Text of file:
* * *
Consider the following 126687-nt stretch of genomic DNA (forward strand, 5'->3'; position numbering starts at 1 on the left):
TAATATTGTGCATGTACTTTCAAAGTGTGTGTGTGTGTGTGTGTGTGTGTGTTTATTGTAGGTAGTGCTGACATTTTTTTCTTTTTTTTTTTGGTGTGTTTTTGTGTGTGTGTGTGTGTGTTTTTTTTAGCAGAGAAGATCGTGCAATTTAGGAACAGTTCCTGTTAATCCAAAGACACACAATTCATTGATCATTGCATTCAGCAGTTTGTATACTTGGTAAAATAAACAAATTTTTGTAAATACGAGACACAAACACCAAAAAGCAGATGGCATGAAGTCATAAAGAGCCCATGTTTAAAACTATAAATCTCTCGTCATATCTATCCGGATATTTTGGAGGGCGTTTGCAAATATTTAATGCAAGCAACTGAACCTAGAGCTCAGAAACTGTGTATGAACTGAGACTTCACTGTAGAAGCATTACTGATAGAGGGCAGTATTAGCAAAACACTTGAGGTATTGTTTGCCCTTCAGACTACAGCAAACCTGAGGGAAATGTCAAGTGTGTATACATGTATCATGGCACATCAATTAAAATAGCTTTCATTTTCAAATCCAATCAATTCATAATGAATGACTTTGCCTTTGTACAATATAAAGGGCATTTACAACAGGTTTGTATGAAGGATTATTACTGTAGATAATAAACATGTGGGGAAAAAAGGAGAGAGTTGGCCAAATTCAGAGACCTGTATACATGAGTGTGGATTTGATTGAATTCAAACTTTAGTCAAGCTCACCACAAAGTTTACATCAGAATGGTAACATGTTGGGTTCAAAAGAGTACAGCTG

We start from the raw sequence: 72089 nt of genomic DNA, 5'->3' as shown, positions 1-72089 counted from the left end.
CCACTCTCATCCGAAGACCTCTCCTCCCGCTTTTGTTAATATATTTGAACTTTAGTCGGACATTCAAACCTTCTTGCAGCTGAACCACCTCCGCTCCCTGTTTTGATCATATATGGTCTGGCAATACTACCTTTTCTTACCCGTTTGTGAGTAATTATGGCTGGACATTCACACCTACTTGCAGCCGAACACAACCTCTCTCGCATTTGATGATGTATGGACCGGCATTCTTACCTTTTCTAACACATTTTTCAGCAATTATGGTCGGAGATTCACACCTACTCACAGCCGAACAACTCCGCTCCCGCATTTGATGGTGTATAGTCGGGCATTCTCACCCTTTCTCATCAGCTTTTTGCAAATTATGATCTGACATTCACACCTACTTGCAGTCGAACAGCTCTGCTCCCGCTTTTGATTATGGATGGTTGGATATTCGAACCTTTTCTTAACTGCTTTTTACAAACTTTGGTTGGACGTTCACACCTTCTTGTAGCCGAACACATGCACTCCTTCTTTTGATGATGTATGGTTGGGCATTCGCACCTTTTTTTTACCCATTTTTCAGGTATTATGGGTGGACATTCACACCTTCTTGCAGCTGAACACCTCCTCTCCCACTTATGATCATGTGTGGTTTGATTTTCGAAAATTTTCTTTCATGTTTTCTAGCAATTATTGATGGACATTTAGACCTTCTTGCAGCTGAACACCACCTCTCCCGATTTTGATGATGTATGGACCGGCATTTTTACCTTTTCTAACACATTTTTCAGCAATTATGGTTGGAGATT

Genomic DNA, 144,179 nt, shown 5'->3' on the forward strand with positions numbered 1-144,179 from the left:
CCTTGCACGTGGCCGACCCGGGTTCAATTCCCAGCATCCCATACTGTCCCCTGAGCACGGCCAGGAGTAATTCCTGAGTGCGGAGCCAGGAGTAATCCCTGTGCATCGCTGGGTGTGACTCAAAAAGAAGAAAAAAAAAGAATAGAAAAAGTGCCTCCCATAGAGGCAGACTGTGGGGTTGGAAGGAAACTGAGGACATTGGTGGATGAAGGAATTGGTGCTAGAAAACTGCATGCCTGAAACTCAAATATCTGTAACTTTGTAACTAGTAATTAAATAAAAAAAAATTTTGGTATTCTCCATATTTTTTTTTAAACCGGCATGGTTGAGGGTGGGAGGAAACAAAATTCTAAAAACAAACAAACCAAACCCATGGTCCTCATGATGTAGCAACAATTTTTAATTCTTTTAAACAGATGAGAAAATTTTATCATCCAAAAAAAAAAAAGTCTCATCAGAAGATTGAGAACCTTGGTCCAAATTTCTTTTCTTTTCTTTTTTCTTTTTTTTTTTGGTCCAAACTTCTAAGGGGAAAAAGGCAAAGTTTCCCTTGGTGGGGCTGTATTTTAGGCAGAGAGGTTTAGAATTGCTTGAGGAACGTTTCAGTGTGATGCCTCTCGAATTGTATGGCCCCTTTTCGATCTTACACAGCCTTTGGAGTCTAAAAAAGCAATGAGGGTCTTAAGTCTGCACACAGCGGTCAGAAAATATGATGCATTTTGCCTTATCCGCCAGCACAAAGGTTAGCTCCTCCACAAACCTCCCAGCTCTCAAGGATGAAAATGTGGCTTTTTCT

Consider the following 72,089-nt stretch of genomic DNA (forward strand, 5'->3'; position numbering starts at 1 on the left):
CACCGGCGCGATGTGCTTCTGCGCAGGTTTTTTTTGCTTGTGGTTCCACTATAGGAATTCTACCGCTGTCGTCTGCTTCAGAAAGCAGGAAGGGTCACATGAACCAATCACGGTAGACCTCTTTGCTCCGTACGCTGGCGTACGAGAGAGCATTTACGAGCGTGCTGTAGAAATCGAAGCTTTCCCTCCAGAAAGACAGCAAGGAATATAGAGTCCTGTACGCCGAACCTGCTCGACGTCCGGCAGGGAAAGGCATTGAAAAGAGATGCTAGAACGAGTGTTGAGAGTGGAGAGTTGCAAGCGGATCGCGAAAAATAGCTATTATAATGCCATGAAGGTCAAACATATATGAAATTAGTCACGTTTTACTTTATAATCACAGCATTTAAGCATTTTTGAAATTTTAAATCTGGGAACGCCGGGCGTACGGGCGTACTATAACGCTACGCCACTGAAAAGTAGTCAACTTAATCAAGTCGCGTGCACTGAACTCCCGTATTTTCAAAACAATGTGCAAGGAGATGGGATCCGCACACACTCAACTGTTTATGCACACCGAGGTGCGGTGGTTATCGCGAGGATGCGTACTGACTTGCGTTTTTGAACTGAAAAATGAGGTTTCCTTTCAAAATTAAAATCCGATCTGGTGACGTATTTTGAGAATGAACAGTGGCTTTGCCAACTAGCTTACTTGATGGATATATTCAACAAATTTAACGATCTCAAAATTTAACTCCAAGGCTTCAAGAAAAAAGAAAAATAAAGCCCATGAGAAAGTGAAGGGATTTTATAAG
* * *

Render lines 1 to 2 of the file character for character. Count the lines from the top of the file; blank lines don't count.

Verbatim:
Consider the following 126687-nt stretch of genomic DNA (forward strand, 5'->3'; position numbering starts at 1 on the left):
TAATATTGTGCATGTACTTTCAAAGTGTGTGTGTGTGTGTGTGTGTGTGTGTTTATTGTAGGTAGTGCTGACATTTTTTTCTTTTTTTTTTTGGTGTGTTTTTGTGTGTGTGTGTGTGTGTTTTTTTTAGCAGAGAAGATCGTGCAATTTAGGAACAGTTCCTGTTAATCCAAAGACACACAATTCATTGATCATTGCATTCAGCAGTTTGTATACTTGGTAAAATAAACAAATTTTTGTAAATACGAGACACAAACACCAAAAAGCAGATGGCATGAAGTCATAAAGAGCCCATGTTTAAAACTATAAATCTCTCGTCATATCTATCCGGATATTTTGGAGGGCGTTTGCAAATATTTAATGCAAGCAACTGAACCTAGAGCTCAGAAACTGTGTATGAACTGAGACTTCACTGTAGAAGCATTACTGATAGAGGGCAGTATTAGCAAAACACTTGAGGTATTGTTTGCCCTTCAGACTACAGCAAACCTGAGGGAAATGTCAAGTGTGTATACATGTATCATGGCACATCAATTAAAATAGCTTTCATTTTCAAATCCAATCAATTCATAATGAATGACTTTGCCTTTGTACAATATAAAGGGCATTTACAACAGGTTTGTATGAAGGATTATTACTGTAGATAATAAACATGTGGGGAAAAAAGGAGAGAGTTGGCCAAATTCAGAGACCTGTATACATGAGTGTGGATTTGATTGAATTCAAACTTTAGTCAAGCTCACCACAAAGTTTACATCAGAATGGTAACATGTTGGGTTCAAAAGAGTACAGCTG